Smoked turkey breast is something I’d never have thought to try before I drove north from Texas to Nebraska. I’m not a white meat guy at Thanksgiving time and the only smoked turkey breast I’d ever had was Oscar Meyer lunchmeat, but there was a really cute girl behind the counter of Rudy’s Country Store BBQ in Norman, Oklahoma, and she sweet-talked me into trying the smoked turkey. I’d already ordered the brisket, but she gave me a sample of that turkey and I was in another world. It was as good as any pulled pork I’ve ever had (she was really, really good looking) and I had to get a sandwich for the road. I didn’t wait until I was hungry, but as soon as I could hold more food I devoured that thing. I also bought a bottle of Rudy’s sauce, because I knew I was going to try to make it as soon as I got home.
Now, mine turns out delicious, but never quite as good as it will with a real smoker in a BBQ joint, so be sure to give theirs a shot.
You need a turkey breast, a brining bag, 6 garlic cloves, whole peppercorns, brown sugar, and non-iodized salt. I used fine ground sea salt, but I’ve had great luck with pickling/canning salt before. Smoking a bone-in turkey breast will work great, but I’ve only ever used boneless, and about 4-5 Lbs at a time. I like to bone one out myself, but you might as well let your butcher do it.
Aside from the brining bag, you’ll need some other hardware you might not have. Butcher’s twine, smoker wood chips (my favorite is applewood, mesquite is more traditional BBQ), and a smoker box for a gas grill. I’m an admitted novice when it comes to charcoal grill smoking, but there are big wood chunks right next to the smoker chips which I assume are meant to serve this purpose. At any rate, you can read about it here.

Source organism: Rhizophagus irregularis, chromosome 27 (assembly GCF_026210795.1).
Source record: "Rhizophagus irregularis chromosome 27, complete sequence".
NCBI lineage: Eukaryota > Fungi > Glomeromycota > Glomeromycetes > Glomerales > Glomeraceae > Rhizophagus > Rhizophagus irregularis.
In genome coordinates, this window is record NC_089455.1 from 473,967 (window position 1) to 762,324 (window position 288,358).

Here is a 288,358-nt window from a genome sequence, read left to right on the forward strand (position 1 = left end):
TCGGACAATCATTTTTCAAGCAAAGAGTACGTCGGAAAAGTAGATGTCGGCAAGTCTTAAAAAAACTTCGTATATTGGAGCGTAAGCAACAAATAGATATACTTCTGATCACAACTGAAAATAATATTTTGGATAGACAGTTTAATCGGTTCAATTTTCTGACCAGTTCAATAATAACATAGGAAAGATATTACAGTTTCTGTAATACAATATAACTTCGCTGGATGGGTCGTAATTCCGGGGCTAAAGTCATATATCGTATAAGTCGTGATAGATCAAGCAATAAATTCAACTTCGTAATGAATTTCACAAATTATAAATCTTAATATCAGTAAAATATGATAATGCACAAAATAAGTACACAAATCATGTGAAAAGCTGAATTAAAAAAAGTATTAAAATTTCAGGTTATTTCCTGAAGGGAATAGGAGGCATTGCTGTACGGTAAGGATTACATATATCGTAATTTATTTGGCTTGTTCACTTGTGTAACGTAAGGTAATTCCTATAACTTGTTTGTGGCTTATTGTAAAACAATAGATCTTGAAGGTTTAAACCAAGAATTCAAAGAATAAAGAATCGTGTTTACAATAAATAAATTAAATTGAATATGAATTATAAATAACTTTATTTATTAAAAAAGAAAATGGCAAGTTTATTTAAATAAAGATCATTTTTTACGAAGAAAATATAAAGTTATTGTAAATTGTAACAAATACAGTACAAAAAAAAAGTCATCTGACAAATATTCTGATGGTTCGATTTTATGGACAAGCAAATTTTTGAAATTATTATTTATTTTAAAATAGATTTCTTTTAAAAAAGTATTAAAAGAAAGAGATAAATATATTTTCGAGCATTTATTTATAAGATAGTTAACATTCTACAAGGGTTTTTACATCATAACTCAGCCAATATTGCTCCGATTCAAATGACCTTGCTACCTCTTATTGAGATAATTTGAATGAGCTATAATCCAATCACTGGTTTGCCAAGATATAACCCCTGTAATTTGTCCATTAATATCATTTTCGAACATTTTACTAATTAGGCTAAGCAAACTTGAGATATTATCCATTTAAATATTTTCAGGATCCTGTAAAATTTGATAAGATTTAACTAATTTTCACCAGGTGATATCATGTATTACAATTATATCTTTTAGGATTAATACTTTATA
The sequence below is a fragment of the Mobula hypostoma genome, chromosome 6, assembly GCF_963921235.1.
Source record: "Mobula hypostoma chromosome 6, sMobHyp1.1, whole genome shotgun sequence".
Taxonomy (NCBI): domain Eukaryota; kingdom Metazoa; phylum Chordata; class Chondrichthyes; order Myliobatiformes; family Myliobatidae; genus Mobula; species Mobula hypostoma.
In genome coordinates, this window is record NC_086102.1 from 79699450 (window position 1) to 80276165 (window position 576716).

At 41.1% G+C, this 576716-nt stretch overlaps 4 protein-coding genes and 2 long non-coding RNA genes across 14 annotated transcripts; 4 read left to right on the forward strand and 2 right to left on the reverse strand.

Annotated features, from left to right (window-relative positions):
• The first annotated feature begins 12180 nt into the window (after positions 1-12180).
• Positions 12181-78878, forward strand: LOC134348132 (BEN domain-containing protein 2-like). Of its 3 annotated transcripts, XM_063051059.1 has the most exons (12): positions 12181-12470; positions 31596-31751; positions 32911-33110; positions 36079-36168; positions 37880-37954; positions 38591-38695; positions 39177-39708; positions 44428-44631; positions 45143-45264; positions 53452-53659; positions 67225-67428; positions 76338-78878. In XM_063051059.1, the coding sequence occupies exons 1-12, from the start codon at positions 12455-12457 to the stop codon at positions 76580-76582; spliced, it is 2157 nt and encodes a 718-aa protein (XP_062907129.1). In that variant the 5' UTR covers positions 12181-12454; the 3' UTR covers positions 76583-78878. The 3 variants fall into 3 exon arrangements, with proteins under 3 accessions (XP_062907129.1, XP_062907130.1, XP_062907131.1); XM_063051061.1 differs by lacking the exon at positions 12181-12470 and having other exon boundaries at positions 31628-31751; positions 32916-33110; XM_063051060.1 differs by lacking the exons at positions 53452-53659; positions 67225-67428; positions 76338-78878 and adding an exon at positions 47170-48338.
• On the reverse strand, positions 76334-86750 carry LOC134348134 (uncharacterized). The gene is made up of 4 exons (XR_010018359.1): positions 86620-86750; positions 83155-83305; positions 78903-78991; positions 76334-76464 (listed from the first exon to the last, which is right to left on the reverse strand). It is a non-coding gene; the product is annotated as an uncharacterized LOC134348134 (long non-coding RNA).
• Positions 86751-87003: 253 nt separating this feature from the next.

To maximize the flavors of the turkey breast and make sure it doesn’t dry out on the grill, it needs to brine for at least 24 hours. To make your brine, use a gallon of warm water, a cup of salt, 3/4 cup of brown sugar, and whatever seasonings you like. For me, fresh garlic is a must, so I mince at least 6 large cloves, and add in a Tbsp of whole black peppercorns.
Make sure your brine is well mixed, and use the turkey brining bag to line a pot big enough to hold the turkey breast. Put the breast in the bag, and add enough brine to cover it. If you have too much brine, I recommend skimming a little of the water from the top into a separate bowl so that you maximize the amount of salt and sugar in the bag with the turkey. Put this pan into the fridge for at least 24 hours.
Fill your smoker box with dry wood chips, and then dump those chips into a bowl of water and let them soak for at least 30 minutes. Fill a large pot with fresh water, dip the entire turkey breast into it to rinse some of the brine off, and set the breast onto a work space. Use butcher’s twine to tie the breast into a tight roast.
Once your wood chips have soaked, put them back into your smoker box and set the box on
the Flavor Bars, off to one side, under the cooking grate on your grill. Light one burner between low and medium, and as soon as the grill gets to 225°F, put the turkey breast on the grill and cover. Let it smoke for three and a half hours, trying to keep the temperature under 300. Take it out and it’s ready to go.